Book Review: Clade by James Bradley

Clade by James Bradley.

Reviewed by Diana Jane Heath.

 

In an ABC Radio show, Australian writer James Bradley talked about his new book, Clade, which centres on a climate scientist, Dr Adam Leith, and three generations of his family as they seek to navigate their way in a world that is experiencing the severe effects of catastrophic climate change. The time-frame for this book caught my attention as it begins in the very near future – in 2016 – and then continues over sixty years. 

The novel starts with Adam working in Antarctica, but instead of thinking about his work, his thoughts are on his partner, Elle, who is in Sydney trying to conceive a child through the IVF program.  As the natural world begins to breakdown, with an onslaught of violent storms and floods, and where entire species, like birds and bees are fast disappearing, Adam raises a pertinent question about “ bringing a child into a world in which the sheer volume of human population is one of the major problems that is driving climate change, and the degradation of the biosphere” (Bradley 2015). 

One of the interesting aspects of this interview is that Bradley “actively resisted” writing a apocalyptic novel, as his aim was not to foreground the natural disasters, but to focus on the personal lives of the characters as they “intersect with each other, and the events” (Bradley 2015) that are happening around them.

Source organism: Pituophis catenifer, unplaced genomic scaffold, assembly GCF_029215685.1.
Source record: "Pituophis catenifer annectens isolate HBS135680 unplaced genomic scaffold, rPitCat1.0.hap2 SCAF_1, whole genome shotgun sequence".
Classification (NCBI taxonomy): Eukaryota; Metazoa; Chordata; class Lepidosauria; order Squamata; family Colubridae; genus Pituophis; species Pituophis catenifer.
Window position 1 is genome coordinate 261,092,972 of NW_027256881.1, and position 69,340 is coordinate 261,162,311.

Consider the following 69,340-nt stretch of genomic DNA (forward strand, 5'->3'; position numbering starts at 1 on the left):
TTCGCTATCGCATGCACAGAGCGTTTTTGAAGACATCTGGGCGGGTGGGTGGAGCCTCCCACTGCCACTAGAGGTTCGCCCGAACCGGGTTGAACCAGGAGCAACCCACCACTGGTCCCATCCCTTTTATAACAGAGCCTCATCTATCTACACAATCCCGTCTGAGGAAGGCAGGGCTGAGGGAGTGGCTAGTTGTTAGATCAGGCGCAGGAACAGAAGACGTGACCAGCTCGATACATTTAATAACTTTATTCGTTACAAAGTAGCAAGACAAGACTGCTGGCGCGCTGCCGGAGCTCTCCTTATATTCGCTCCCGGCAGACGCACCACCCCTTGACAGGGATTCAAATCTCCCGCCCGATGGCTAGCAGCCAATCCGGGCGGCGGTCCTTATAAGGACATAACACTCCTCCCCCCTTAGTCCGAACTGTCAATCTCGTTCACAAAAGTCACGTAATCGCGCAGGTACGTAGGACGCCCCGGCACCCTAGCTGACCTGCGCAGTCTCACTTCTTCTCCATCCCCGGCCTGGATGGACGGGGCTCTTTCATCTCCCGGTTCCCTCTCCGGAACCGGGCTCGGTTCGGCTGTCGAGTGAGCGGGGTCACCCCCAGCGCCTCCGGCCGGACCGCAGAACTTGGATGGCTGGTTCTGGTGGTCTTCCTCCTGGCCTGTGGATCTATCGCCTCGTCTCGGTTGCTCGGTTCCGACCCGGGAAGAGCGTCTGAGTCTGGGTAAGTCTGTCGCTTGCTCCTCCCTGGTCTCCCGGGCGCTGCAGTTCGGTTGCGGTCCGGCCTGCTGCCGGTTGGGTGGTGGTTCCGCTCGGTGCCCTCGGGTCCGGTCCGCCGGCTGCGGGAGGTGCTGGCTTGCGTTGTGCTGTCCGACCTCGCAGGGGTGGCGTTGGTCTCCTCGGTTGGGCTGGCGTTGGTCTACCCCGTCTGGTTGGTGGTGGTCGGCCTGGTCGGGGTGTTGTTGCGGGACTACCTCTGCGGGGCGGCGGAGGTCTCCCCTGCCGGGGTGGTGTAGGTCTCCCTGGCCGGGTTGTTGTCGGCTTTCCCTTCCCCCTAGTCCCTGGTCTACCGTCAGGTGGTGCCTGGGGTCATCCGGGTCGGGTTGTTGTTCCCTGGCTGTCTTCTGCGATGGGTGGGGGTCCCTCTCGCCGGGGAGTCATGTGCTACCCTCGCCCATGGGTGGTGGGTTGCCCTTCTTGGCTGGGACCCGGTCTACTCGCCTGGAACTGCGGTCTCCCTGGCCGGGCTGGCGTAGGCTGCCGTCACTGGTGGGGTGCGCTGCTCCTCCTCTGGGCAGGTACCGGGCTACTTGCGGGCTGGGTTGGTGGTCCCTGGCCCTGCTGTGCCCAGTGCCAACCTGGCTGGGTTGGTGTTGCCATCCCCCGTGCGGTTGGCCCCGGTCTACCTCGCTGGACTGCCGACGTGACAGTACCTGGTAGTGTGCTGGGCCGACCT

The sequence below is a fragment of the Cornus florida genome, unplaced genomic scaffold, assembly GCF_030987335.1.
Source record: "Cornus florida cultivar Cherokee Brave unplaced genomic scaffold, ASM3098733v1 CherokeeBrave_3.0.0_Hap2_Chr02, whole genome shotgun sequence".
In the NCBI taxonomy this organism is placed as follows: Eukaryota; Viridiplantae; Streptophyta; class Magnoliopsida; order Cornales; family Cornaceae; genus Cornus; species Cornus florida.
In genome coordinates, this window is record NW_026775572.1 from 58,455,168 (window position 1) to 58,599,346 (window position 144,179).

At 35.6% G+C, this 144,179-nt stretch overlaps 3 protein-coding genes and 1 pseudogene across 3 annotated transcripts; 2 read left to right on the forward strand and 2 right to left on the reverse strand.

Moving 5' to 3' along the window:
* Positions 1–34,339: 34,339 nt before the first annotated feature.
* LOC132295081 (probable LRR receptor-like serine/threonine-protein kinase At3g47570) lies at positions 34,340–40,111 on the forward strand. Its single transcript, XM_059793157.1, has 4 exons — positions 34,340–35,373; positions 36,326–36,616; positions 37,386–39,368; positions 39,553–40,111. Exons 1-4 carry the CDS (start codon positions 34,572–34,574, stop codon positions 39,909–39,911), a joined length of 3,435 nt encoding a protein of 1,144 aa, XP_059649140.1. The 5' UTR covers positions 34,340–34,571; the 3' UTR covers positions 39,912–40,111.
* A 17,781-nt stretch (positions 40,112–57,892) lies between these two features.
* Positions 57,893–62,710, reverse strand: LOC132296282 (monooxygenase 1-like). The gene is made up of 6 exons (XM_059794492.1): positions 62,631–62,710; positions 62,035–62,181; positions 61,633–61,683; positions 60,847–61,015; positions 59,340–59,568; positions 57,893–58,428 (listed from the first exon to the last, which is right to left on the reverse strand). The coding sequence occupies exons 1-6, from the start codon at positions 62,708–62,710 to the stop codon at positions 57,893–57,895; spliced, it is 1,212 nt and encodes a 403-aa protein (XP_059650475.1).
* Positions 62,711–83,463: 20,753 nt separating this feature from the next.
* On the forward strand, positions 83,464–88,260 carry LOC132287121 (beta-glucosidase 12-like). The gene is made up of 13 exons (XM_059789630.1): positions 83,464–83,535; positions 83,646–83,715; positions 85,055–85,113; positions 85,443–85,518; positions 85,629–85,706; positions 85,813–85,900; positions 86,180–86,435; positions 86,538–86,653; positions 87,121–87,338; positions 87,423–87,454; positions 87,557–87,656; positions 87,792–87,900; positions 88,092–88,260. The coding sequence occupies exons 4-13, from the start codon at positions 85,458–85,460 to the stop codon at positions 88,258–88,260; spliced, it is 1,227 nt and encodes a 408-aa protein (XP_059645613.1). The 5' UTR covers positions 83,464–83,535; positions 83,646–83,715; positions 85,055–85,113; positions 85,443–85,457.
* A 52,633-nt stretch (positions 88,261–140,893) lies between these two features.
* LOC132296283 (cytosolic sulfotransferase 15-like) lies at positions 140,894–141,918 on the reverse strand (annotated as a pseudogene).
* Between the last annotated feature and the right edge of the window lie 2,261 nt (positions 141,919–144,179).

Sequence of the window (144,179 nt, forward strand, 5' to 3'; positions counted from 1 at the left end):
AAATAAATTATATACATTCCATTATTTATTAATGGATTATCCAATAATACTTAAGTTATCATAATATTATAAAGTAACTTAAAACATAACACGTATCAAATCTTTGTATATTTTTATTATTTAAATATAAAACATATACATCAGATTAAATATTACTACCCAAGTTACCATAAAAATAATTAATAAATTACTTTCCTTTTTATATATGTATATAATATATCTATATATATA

Another interesting theme in the book is the focus on virtual technology as a replacement for the natural world.  As forests are destroyed and oceans become poisoned, the characters are able to access virtual worlds.  Aside from the socio-political bent of the novel, which Bradley acknowledges, his main premise was not only to “articulate” the violent effects of climate change upon our human existence, but also to emphasise the importance of looking “to the future with hope” (Bradley 2015). 

Clade sounds like a fascinating book and considering the increase in natural disasters, and the controversial arguments about future climate change, it is very pertinent narrative for our time.

 

REFERENCE.

James Bradley – Clade 2015, ABC Radio National, Sydney, 5 April, Retrieved 2 May 2015, from <http://www.abc.net.au/radionational/programs/booksplus/bradley/6368372>

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